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updated: 4/22/2014 1:06 PM

Cook of the Week: Artists draws culinary inspiration from Puerto Rican upbringing

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  • Cooking is another creative outlet for artist Luisa Maria Morales. She recently donated her hair at a St. Baldrick's fundraiser.

       Cooking is another creative outlet for artist Luisa Maria Morales. She recently donated her hair at a St. Baldrick's fundraiser.
    Bob Chwedyk | Staff Photographer

  • Luisa Maria Morales makes Puerto Rican rice and peas in her Mount Prospect home. The artist recently donated her hair at a St. Baldrick's fundraiser.

       Luisa Maria Morales makes Puerto Rican rice and peas in her Mount Prospect home. The artist recently donated her hair at a St. Baldrick's fundraiser.
    Bob Chwedyk | Staff Photographer

  • Video: Maria Morales's cooking video

 
By Abby Scalf
ascalf@dailyherald.com

Every time she cooks, Maria Morales adds Puerto Rican flair to the meal.

"It might be the rice, the meats, the spices, the sides," she said.

Born and raised in Puerto Rico, Maria said the cooking is similar to Creole with a tropical flair using a variety of meats, vegetables and seasonings.

Maria moved to the Chicago area six years ago and now lives in Mount Prospect where she lives with her wife, Farah, and their 10-year-old twins. One of her biggest fans is Farah.

"If you have never tried a full Puerto Rican spread, it is magic in your mouth and belly," Farah said. "The food is delightfully filled with flavor and an abundance of love. Any family will enjoy it and the recipes are easy enough for anyone to follow. You can also add your own flavor and pizazz to each dish."

One food Maria grew up eating with every meal was rice, she said adding, "even at school lunch, we were served rice and beans." Thankfully she learned to make it perfectly watching her mother and grandmother. "You know it's a Puerto Rican household because we serve rice with everything," she said.

A staple now is arroz con gandules or rice with pigeon peas, which is considered Puerto Rico's national dish. The rice and peas are combined with sofrito, an aromatic purée of tomatoes, peppers, cilantro, onions and garlic. Maria also likes to add olives and piquillo peppers.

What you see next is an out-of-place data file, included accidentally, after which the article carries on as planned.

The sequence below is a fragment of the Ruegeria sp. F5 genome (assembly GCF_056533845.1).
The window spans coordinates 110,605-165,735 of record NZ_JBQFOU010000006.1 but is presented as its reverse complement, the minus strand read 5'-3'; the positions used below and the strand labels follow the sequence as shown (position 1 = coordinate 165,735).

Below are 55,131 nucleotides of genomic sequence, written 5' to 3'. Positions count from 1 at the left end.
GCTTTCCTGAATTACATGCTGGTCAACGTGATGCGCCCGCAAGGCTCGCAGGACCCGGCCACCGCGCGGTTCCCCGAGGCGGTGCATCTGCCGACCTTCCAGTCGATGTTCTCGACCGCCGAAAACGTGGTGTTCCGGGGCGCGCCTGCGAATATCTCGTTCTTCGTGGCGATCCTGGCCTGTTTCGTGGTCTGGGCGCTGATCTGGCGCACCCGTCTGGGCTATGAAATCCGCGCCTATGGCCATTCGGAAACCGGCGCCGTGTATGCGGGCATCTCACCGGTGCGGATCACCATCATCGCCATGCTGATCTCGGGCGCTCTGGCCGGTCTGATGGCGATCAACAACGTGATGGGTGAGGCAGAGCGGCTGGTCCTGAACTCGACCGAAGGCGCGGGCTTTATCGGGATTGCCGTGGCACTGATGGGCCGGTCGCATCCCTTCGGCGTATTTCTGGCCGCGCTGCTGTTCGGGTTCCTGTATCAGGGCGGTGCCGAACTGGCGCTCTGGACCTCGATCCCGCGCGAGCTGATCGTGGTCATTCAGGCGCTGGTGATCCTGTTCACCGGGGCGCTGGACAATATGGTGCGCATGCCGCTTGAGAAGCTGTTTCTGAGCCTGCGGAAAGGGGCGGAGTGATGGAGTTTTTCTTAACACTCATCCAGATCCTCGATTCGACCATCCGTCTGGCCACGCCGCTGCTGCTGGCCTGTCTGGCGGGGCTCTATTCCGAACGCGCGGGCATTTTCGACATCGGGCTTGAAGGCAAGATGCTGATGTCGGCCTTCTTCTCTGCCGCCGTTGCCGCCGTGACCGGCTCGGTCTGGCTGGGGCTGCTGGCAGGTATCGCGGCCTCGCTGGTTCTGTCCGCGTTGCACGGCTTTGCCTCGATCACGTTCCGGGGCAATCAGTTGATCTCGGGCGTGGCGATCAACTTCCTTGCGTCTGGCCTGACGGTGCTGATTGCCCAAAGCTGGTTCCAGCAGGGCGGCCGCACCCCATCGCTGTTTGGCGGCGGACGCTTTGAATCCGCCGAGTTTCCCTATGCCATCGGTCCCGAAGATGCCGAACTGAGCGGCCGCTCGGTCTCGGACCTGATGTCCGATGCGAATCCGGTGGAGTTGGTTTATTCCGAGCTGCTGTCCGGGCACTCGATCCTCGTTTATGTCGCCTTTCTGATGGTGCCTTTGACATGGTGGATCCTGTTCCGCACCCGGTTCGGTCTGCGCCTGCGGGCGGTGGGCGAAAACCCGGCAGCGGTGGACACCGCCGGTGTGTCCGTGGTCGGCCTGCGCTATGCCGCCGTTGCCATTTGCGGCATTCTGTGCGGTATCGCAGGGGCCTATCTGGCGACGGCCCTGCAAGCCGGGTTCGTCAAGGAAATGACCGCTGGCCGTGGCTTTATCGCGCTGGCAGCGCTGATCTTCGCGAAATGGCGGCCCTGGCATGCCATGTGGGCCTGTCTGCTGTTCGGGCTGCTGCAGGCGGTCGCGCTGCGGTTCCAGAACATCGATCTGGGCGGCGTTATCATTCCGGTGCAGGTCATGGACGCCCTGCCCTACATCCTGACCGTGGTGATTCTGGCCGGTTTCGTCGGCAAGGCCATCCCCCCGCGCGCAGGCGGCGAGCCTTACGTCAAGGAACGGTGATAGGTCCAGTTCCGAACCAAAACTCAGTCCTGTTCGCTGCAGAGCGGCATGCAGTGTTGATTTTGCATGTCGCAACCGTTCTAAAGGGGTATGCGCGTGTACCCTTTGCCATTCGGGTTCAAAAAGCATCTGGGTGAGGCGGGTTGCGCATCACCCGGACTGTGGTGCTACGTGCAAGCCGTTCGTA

Because rice is frequently on the table, Maria remembers the tips her mother gave her to make perfect rice. Always add one extra cup of liquid. The other half to the secret, she said, is to cook the rice on high heat until all the liquid is absorbed and then reduce the heat to low and cover it.

"I don't mess with the recipe. It's always stayed the same. My friends come over and they say they know it's going to be good every time. They will enjoy the same taste," she said.

The rice once started a friendly competition between Maria and her sister at a party as to who could cook the dish better. Both of them made a batch of rice to serve to the guests.

"I kept peeking in the kitchen and seeing the rice in my bowl go down faster than hers all the way to the bottom. I think people even scraped the bottom of the pan actually," she said.

Like the abstract graffiti-style art Maria paints and adorns her home, her cooking is freestyle. One dish she decided to make her own is chicken fricassee, a French stew which she started preparing with wine and has experimented with beer, vodka and rum. Sometimes her inspiration strays from Puerto Rican into Italian. A desire for chicken Alfredo with spaghetti turned into a chicken Alfredo lasagna mixed with broccoli.

"My family has never complained. They always eat everything up," she said.

To add a kick to steak, Maria makes her own barbecue sauce. While reluctant to share too much information, she gives up her secret with a chuckle: the sauce is ketchup and Coca Cola.

"You can add a little more ketchup or add some garlic, however you like to spice up your food," she said.

Just as it was when Maria grew up with her mother and grandmother, Maria loves to create a kitchen full of flavor and love when she cooks whether it's for Farah's co-workers or her family.

"It's always a party in the kitchen," she said.

• To suggest someone to be profiled here, send the cook's name, address and phone number to food@dailyherald.com.

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